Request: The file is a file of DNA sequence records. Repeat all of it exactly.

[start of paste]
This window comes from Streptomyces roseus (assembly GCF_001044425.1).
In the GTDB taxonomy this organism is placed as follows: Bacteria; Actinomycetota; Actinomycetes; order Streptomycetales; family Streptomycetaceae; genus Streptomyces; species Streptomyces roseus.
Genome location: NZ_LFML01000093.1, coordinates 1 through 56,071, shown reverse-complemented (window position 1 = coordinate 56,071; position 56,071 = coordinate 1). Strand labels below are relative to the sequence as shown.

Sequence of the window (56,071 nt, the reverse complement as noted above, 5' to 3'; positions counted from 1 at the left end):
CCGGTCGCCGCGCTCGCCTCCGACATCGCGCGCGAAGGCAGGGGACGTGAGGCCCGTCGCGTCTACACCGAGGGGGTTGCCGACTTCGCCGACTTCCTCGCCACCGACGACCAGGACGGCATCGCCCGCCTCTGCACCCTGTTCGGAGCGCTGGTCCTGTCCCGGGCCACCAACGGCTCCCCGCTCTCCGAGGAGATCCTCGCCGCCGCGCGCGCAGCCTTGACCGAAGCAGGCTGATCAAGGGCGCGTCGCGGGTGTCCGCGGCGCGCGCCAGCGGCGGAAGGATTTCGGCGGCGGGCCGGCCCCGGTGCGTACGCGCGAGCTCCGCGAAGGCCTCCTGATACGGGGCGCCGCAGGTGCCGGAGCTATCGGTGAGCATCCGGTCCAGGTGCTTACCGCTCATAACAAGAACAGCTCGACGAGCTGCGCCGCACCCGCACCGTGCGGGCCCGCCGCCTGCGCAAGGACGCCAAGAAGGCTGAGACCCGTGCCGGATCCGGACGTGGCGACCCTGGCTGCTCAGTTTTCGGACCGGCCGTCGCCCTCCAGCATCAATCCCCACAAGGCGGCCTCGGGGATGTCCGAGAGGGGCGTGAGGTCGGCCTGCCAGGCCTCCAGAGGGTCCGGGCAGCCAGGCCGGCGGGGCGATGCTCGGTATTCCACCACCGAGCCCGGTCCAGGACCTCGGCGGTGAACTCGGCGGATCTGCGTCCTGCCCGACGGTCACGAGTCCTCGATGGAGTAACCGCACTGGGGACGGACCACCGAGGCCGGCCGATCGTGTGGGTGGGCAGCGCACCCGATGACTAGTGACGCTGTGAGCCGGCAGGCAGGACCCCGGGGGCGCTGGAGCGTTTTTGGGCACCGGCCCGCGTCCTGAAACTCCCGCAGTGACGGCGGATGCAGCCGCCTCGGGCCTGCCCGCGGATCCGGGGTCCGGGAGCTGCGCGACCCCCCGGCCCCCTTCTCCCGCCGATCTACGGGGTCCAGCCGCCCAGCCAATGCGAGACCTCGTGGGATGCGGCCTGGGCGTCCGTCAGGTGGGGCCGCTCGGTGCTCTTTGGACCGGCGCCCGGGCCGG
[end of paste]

This window comes from Streptomyces roseus (assembly GCF_001044425.1).
In the GTDB taxonomy this organism is placed as follows: Bacteria; Actinomycetota; Actinomycetes; order Streptomycetales; family Streptomycetaceae; genus Streptomyces; species Streptomyces roseus.
Genome location: NZ_LFML01000093.1, coordinates 1 through 56,071, shown reverse-complemented (window position 1 = coordinate 56,071; position 56,071 = coordinate 1). Strand labels below are relative to the sequence as shown.

Sequence of the window (56,071 nt, the reverse complement as noted above, 5' to 3'; positions counted from 1 at the left end):
CCGGTCGCCGCGCTCGCCTCCGACATCGCGCGCGAAGGCAGGGGACGTGAGGCCCGTCGCGTCTACACCGAGGGGGTTGCCGACTTCGCCGACTTCCTCGCCACCGACGACCAGGACGGCATCGCCCGCCTCTGCACCCTGTTCGGAGCGCTGGTCCTGTCCCGGGCCACCAACGGCTCCCCGCTCTCCGAGGAGATCCTCGCCGCCGCGCGCGCAGCCTTGACCGAAGCAGGCTGATCAAGGGCGCGTCGCGGGTGTCCGCGGCGCGCGCCAGCGGCGGAAGGATTTCGGCGGCGGGCCGGCCCCGGTGCGTACGCGCGAGCTCCGCGAAGGCCTCCTGATACGGGGCGCCGCAGGTGCCGGAGCTATCGGTGAGCATCCGGTCCAGGTGCTTACCGCTCATAACAAGAACAGCTCGACGAGCTGCGCCGCACCCGCACCGTGCGGGCCCGCCGCCTGCGCAAGGACGCCAAGAAGGCTGAGACCCGTGCCGGATCCGGACGTGGCGACCCTGGCTGCTCAGTTTTCGGACCGGCCGTCGCCCTCCAGCATCAATCCCCACAAGGCGGCCTCGGGGATGTCCGAGAGGGGCGTGAGGTCGGCCTGCCAGGCCTCCAGAGGGTCCGGGCAGCCAGGCCGGCGGGGCGATGCTCGGTATTCCACCACCGAGCCCGGTCCAGGACCTCGGCGGTGAACTCGGCGGATCTGCGTCCTGCCCGACGGTCACGAGTCCTCGATGGAGTAACCGCACTGGGGACGGACCACCGAGGCCGGCCGATCGTGTGGGTGGGCAGCGCACCCGATGACTAGTGACGCTGTGAGCCGGCAGGCAGGACCCCGGGGGCGCTGGAGCGTTTTTGGGCACCGGCCCGCGTCCTGAAACTCCCGCAGTGACGGCGGATGCAGCCGCCTCGGGCCTGCCCGCGGATCCGGGGTCCGGGAGCTGCGCGACCCCCCGGCCCCCTTCTCCCGCCGATCTACGGGGTCCAGCCGCCCAGCCAATGCGAGACCTCGTGGGATGCGGCCTGGGCGTCCGTCAGGTGGGGCCGCTCGGTGCTCTTTGGACCGGCGCCCGGGCCGG